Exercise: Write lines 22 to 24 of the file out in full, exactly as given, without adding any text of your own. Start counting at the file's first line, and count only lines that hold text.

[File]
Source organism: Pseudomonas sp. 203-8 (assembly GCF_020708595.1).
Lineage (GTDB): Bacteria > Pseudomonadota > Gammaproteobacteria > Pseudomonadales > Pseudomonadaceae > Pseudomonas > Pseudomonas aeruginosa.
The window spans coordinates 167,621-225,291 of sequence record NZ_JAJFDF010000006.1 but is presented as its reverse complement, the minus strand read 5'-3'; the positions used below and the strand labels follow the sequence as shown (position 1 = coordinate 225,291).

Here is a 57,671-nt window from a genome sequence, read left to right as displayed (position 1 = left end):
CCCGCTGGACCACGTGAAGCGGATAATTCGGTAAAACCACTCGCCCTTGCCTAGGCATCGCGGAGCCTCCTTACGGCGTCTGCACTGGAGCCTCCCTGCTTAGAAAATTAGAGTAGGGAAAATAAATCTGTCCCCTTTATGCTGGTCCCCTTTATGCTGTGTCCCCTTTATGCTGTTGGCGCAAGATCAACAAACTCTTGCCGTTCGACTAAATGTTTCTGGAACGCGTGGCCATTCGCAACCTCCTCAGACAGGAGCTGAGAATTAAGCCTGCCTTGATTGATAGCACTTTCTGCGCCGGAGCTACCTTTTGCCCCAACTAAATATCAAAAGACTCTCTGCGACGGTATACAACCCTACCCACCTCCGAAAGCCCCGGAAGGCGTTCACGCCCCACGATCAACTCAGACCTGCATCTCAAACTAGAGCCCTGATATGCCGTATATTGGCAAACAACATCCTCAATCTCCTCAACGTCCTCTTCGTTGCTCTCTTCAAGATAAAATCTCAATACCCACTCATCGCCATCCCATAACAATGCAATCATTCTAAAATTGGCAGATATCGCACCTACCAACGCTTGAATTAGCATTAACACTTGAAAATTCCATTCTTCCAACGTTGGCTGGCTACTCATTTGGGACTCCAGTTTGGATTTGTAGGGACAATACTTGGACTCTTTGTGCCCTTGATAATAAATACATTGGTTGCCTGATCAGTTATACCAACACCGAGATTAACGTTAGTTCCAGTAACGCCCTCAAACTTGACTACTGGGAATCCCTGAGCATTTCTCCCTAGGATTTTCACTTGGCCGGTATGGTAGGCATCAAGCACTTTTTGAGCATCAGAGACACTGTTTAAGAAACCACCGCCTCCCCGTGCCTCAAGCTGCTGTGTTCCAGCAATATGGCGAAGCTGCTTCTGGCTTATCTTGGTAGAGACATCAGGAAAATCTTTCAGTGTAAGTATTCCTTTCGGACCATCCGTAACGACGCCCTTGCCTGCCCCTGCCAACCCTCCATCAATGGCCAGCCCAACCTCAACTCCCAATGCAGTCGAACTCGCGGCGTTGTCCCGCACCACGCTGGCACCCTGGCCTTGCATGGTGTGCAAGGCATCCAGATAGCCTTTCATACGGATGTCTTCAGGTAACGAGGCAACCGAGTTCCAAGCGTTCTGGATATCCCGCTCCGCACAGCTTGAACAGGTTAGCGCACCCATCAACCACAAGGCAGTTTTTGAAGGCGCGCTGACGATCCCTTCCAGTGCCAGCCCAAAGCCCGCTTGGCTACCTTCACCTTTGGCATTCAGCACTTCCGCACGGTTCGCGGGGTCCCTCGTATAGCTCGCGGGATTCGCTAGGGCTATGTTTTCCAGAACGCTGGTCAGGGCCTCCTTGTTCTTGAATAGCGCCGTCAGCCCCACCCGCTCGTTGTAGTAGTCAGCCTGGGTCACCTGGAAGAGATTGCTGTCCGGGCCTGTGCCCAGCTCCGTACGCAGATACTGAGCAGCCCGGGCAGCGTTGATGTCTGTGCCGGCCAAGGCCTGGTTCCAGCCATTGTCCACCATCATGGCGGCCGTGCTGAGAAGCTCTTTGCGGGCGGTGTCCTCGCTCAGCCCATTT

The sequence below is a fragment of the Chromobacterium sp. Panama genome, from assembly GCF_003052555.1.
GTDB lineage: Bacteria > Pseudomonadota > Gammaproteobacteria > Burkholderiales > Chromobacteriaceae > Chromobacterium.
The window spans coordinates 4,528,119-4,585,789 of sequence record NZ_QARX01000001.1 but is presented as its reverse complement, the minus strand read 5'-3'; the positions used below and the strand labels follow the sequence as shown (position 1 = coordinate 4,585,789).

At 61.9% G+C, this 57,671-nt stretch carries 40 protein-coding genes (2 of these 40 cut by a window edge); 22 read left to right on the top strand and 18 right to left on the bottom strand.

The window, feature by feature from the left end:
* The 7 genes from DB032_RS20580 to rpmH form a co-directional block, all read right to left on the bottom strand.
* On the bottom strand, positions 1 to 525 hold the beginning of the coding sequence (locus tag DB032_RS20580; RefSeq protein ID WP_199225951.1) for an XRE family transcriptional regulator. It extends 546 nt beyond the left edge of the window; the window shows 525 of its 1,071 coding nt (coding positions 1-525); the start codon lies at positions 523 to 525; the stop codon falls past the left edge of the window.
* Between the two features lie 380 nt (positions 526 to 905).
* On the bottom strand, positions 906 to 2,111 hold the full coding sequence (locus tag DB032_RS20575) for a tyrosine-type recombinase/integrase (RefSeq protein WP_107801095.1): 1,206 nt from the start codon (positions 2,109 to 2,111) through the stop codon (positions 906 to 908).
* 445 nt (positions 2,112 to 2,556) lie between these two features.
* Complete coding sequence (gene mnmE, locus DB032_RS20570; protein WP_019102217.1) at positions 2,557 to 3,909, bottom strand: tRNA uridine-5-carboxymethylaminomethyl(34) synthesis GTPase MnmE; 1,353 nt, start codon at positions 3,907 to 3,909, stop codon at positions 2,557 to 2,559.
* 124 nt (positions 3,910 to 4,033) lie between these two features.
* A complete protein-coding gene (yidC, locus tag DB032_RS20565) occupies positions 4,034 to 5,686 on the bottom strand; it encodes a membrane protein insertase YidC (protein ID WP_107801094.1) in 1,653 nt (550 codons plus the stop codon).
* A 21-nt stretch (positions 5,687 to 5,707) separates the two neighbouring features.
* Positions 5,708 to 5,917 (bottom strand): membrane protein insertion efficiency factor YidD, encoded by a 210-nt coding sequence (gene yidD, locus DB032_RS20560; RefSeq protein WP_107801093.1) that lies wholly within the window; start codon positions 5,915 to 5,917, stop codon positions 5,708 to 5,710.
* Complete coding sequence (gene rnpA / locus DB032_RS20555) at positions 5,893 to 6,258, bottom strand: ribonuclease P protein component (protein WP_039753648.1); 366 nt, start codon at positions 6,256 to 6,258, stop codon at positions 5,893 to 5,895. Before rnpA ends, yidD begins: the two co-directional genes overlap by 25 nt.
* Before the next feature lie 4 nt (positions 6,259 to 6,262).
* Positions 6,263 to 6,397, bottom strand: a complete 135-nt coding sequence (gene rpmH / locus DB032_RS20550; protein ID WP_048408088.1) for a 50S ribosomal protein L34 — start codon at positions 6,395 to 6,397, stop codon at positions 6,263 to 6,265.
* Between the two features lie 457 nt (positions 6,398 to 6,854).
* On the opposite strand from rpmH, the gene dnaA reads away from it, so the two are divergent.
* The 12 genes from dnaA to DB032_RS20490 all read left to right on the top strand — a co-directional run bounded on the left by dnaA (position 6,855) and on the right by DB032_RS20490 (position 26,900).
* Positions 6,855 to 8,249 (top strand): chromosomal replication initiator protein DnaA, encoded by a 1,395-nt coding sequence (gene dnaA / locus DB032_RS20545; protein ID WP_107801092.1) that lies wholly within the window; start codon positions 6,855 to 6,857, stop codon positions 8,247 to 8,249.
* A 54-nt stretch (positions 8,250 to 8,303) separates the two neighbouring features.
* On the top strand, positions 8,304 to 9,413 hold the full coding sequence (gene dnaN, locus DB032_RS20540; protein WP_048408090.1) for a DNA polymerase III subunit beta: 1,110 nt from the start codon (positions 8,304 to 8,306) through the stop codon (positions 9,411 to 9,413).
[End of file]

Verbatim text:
* Before the next feature lie 4 nt (positions 6,259 to 6,262).
* Positions 6,263 to 6,397, bottom strand: a complete 135-nt coding sequence (gene rpmH / locus DB032_RS20550; protein ID WP_048408088.1) for a 50S ribosomal protein L34 — start codon at positions 6,395 to 6,397, stop codon at positions 6,263 to 6,265.
* Between the two features lie 457 nt (positions 6,398 to 6,854).